The fall of the stock market has far less to do with the possible negative financial ramifications than it does regarding the market’s hatred of instability and uncertainty. The Ukraine, as a separate country from Russia had very little impact on the United States before this crisis began and only the prospect of shale oil, which is a lousy source of oil anyway, and natural gas, makes this crisis important at all. So let’s not make the Ukraine more important to our interests than it actually is. When it was part of the Soviet Union, it didn’t matter at all. Now, because the gas producers have an interest in mining oil, it’s crucial to our national interests? The fact is, it’s not. The Ukraine means nothing to us and all of these so-called political scientists, (that’s the very definition of an oxymoron) know very little about this region of the world, even in 2014. I was fortunate to have studied business and politics in graduate school at the time of perestroika and the collapse of the Soviet Union. I studied with exiled Russian scholars and professors and gained a very different and unique perspective. Believe me when I say that no one knows less about that part of the world than those of us in the United States.
There are several things in play here. First, there is a desire of many people living in the Ukraine who would like to once again live under Russian rule; having never wanted to become part of an independent state in the first place. It’s no different than the group of American colonists,(loyalists or Tory) who wanted to remain part of Great Britain. Second, Russia would love to again control the former Soviet Republic because of its natural resources. The Ukraine was and is the breadbasket of that part of the world. In addition to owning most of the arable land in the region, it also holds the second largest reserve of natural gas after the United States. There is also a large reserve of shale oil that needs to be mined. Finally, military action abroad is always a good way for dictators to draw attention away from the problems at home. And there are many problems facing Russia, not the least of which is systemic corruption. This invasion is a smart strategic decision on Putin’s part which leads me to my final point.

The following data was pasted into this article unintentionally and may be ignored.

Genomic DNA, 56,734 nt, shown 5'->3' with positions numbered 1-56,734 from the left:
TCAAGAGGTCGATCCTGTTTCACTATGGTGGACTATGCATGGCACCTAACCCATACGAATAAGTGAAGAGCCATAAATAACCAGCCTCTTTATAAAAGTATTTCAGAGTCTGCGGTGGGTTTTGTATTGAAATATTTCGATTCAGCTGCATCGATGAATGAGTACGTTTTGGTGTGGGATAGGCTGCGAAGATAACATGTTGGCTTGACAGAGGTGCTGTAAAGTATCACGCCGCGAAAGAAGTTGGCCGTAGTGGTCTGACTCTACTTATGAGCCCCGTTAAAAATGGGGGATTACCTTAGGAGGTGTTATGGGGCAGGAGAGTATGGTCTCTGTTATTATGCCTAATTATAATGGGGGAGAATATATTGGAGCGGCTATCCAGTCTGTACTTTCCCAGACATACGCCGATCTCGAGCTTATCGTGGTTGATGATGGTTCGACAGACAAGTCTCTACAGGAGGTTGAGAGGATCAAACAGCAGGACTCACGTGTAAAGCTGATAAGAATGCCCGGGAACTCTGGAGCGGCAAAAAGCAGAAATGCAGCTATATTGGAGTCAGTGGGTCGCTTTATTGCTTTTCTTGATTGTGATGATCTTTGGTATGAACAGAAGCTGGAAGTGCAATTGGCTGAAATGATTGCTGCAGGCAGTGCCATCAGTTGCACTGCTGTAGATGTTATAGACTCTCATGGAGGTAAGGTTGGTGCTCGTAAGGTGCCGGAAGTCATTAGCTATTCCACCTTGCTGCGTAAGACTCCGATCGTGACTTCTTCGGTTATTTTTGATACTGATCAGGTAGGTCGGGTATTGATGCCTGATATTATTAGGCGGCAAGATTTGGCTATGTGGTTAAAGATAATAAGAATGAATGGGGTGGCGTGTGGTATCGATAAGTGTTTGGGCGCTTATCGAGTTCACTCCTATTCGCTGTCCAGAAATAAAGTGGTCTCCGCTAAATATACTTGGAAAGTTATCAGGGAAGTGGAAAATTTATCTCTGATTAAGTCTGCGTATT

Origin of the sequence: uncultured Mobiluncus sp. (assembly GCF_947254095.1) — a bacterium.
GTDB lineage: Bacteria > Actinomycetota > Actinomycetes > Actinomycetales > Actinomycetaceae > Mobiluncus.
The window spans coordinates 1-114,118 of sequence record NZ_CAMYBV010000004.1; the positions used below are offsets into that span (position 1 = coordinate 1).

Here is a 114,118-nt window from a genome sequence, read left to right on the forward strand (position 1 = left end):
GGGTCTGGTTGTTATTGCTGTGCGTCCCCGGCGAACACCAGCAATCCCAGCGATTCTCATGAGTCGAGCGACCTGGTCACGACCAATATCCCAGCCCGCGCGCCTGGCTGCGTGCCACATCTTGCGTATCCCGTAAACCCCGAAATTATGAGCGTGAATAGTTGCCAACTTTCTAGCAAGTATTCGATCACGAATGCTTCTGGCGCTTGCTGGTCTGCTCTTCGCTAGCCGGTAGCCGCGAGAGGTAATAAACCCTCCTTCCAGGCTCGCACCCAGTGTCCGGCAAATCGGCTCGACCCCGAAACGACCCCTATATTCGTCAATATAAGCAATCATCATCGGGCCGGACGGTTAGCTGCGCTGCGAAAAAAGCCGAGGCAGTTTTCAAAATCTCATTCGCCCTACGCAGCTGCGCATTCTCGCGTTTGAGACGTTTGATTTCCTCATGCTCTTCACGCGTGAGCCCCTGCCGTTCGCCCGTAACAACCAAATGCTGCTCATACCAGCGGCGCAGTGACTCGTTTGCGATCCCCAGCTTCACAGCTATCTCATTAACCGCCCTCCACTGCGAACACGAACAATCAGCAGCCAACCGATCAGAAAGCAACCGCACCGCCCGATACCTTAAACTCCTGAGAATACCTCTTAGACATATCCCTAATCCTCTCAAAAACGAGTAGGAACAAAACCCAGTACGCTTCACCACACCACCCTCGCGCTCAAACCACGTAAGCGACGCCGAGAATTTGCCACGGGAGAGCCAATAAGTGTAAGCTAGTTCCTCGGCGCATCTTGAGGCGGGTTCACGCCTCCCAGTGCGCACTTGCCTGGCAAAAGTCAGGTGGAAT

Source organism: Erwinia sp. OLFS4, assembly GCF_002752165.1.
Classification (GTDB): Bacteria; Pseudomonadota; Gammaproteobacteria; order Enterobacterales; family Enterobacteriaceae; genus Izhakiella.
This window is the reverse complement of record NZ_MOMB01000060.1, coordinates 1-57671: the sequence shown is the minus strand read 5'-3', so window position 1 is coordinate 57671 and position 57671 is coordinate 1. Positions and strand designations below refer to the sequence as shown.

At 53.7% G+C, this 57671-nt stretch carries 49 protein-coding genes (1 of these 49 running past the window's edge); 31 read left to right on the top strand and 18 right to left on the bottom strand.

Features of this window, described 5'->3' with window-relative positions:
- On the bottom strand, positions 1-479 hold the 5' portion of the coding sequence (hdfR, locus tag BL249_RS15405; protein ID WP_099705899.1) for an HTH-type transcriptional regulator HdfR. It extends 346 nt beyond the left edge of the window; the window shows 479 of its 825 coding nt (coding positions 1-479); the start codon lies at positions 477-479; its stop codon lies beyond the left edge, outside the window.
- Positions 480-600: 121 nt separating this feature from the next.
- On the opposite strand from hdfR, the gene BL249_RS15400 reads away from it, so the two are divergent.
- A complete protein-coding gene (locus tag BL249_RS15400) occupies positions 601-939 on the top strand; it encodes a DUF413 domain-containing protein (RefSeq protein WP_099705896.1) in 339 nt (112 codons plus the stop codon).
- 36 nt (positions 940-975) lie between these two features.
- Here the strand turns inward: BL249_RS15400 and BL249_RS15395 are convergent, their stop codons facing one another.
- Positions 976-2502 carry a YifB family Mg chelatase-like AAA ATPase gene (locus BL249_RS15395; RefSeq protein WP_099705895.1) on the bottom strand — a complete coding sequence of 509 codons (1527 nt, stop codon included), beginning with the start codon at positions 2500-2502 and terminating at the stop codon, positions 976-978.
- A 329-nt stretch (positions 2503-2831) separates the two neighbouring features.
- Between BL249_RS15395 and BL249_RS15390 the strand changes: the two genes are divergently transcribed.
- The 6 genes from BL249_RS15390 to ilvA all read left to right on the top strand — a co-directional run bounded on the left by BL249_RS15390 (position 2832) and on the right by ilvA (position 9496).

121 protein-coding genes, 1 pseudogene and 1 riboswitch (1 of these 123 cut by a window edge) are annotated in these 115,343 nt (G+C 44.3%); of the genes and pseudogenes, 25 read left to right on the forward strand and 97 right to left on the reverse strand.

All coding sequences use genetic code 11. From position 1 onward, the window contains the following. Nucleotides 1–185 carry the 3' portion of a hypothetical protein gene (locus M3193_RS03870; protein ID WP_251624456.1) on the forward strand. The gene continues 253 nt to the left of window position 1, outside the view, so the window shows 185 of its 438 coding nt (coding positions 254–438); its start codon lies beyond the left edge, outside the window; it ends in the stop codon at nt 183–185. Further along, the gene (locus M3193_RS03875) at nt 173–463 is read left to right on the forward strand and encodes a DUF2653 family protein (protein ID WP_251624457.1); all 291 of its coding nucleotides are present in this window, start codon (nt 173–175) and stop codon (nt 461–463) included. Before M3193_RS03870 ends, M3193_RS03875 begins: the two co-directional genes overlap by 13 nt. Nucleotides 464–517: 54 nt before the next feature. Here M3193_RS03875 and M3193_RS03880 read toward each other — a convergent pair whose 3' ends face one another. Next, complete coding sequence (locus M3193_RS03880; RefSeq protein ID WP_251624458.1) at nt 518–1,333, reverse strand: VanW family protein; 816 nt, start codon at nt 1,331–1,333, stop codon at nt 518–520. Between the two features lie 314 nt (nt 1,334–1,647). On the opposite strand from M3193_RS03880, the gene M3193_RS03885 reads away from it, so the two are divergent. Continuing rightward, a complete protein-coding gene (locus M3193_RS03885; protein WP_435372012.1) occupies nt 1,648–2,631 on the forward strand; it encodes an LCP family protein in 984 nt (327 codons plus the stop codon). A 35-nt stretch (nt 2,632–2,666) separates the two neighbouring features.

Putin’s blatant disregard for international law has as much to do with his belief that President Obama is weak, as it does with his desire to help the people of the Ukraine. If former President Bush was in power, the situation might be far different. Threatening action only works to a point. Putin understands that other than sanctions, there’s nothing we can do. And sanctions are not a good option because that works both ways. Unfortunately, the reality of the world continues to be that bullies will always get away with whatever they please until someone demonstrates the willingness to stand up to them. Putin, former member of the KGB, understood and understands this all too well. The only thing this President will have to offer as a retort are eloquently worded statements. We are at a very important crossroads in history. If we do nothing, Putin wins and sets a terrible precedent. I’m not saying that we send in troops but I am suggesting that the worded statements are stronger than simply saying the world is against you and you better quit it. Remember, the pen is mightier than the sword, except in a sword fight.